New Interactive Map Shows U.S. Population’s Energy Use Key to Dealing With Global Climate Change

December 15, 2009 • Daily Email Recap

Thanks to Vicky Markham for letting me know about the following new Interactive Map and companion report on “U.S. Population and Climate Change“, released by the Center for Environment and Population (CEP) and Clean Air-Cool Planet. The new interactive map can be viewed at:, and the companion report at:

CEP is also partnering with the Yale School of Forestry and Environmental Studies to host a representative to report from the UNFCCC Copenhagen climate talks from Dec 7-18, 2009 on the subject of population and climate change linkages, mitigation and adaptation. You can view the daily blogs on how population is (or isn’t) being covered at and click on “Daily Blog From Copenhagen,” or at Also see and


For Release: December 2, 2009
Contact: Nicole Tidwell
(202) 326-8710,

New Interactive Map Shows U.S. Population’s Energy Use Key to Dealing With Global Climate

As the world’s nations meet in Copenhagen for talks next week on climate change, global pressure is rising on the United States as the world’s biggest energy consumer to take a corresponding lead role in curbing the “greenhouse gas” emissions that cause climate change.

A new interactive map released today on “U.S. Population and Climate Change” shows U.S. standings in population size, energy use and other factors that contribute to global climate change, broken down state-by-state. It is the first such map to couple U.S. population and climate change data to show their linkages.
With 5% of global population, the United States uses 25% of the world’s energy and produces five times the world per-capita average of carbon dioxide (CO2) emissions (the primary “greenhouse gas” contributor to climate change). “The U.S. population’s disproportionate role has not gone unnoticed by nations scheduled to meet in Copenhagen,” said Vicky Markham, CEP Director. “Many leaders have said the United States must do more to curb its emissions if it expects other countries to do likewise.”

The new map, a companion to the “U.S. Population, Energy & Climate Change” report from the Center for Environment and Population (CEP), shows U.S. national, regional and state-by-state ranking on energy consumption, CO2 emissions, per-capita vehicle miles traveled, population numbers and growth rates, and housing units (more houses = more appliances = more energy use).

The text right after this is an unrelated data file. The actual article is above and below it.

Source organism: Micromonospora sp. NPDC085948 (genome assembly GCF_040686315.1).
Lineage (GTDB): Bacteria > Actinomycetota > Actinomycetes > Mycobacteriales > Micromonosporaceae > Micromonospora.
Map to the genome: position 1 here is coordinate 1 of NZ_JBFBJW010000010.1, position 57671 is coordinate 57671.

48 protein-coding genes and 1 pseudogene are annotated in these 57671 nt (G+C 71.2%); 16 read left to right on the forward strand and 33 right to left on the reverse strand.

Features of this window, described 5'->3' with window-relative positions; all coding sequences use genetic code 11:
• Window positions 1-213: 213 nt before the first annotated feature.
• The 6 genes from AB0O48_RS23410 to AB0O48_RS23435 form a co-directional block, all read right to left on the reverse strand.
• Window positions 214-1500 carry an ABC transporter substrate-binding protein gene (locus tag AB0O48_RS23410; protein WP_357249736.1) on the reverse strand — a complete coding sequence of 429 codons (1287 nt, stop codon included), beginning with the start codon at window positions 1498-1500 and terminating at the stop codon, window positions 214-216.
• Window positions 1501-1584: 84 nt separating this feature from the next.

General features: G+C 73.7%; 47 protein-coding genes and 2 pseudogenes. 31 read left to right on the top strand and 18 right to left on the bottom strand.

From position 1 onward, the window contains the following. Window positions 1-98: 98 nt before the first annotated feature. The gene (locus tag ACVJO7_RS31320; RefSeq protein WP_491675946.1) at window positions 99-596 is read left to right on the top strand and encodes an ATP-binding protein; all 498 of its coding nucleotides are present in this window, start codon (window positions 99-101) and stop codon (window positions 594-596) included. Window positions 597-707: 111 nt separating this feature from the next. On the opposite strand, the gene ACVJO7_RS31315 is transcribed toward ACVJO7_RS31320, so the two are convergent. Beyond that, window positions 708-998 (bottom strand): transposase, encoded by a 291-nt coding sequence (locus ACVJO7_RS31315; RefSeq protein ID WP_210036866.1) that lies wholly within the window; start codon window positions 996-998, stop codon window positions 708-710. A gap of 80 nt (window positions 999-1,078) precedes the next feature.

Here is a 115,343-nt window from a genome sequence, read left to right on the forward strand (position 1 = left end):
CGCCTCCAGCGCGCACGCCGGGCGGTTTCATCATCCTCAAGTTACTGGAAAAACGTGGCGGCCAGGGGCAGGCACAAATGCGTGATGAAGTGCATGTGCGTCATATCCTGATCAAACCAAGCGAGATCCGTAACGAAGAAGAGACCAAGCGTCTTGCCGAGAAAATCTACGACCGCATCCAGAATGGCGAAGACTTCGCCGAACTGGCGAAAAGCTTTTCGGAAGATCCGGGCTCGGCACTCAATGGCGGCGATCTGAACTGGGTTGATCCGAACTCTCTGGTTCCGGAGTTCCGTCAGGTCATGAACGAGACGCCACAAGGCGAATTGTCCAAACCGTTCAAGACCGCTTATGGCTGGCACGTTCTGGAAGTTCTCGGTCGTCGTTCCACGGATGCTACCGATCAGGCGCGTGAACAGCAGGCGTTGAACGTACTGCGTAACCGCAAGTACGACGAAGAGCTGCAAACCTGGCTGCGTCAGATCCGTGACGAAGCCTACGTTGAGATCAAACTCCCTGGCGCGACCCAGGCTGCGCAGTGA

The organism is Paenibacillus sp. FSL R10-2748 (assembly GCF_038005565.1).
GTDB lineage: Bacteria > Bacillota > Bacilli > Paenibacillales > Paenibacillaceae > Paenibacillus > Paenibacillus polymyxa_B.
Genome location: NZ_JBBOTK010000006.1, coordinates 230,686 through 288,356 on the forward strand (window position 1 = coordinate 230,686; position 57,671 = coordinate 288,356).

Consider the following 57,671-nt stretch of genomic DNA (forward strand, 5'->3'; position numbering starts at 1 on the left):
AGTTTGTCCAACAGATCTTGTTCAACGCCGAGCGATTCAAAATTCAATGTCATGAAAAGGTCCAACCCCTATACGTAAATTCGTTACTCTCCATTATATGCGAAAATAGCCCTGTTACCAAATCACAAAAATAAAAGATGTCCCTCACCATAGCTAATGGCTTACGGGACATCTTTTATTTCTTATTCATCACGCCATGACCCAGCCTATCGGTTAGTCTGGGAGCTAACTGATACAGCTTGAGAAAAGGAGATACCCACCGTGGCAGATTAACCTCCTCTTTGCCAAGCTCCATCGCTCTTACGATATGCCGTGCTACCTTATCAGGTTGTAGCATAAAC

Within the global context, the new map demonstrates:

• The way that the large and fast-growing U.S. population combines with high rates of energy consumption and emissions to make America pivotal in the global climate change debate;

• America’s per-person link to global climate change is bigger than that of any other nation, so that individual behavior is critical; and

• The disproportionate U.S. contributions to world climate change which suggest it must take a stronger leadership role in responding to global warming.

Current trends indicate a real potential that there will be 1 billion high energy-consuming Americans by 2100.

“Meeting the demands of that many people for energy and resources while also trying to reduce carbon change emissions will be an enormous challenge,” said Bill Burtis of CACP. “Mapping where and how Americans use energy is a major step forward.”

State-by-state highlights in the new map include:

• Florida has the largest land area threatened by climate change-caused sea-level rise, is the fourth most populated state, and among the top ten in population growth;

• Wyoming is the least energy efficient state, has the highest per-capita CO2 emissions, electricity consumption, and vehicle miles traveled;

• Texas is the second most populated state and sixth fastest growing, with the highest CO2 emissions and second highest vehicle miles traveled per-capita;

• Washington state is first in renewable energy production and consumption per-capita, and the most “bicycle-friendly” of the 50 states;

• California is the most populated state, first in energy efficiency, with energy consumption, CO2 emissions, and electricity consumption per-capita among the nation’s lowest, but highest in vehicle miles traveled;

• New York City ranks first in “best mass transit”, with Chicago and Denver close behind, and Boston the most “pedestrianized” city.

The map is a product of the Center for Environment and Population (CEP) and Clean Air-Cool Planet (CACP)

For a copy of the map and companion report on CEP’s website click here, on CACP’s website click here or contact:

– Nicole Tidwell, CCMC, email, telephone (202) 326-8710.
– Vicky Markham, CEP, email, telephone (203) 966-3425
– Bill Burtis, CACP, email, telephone (603) 422-6464

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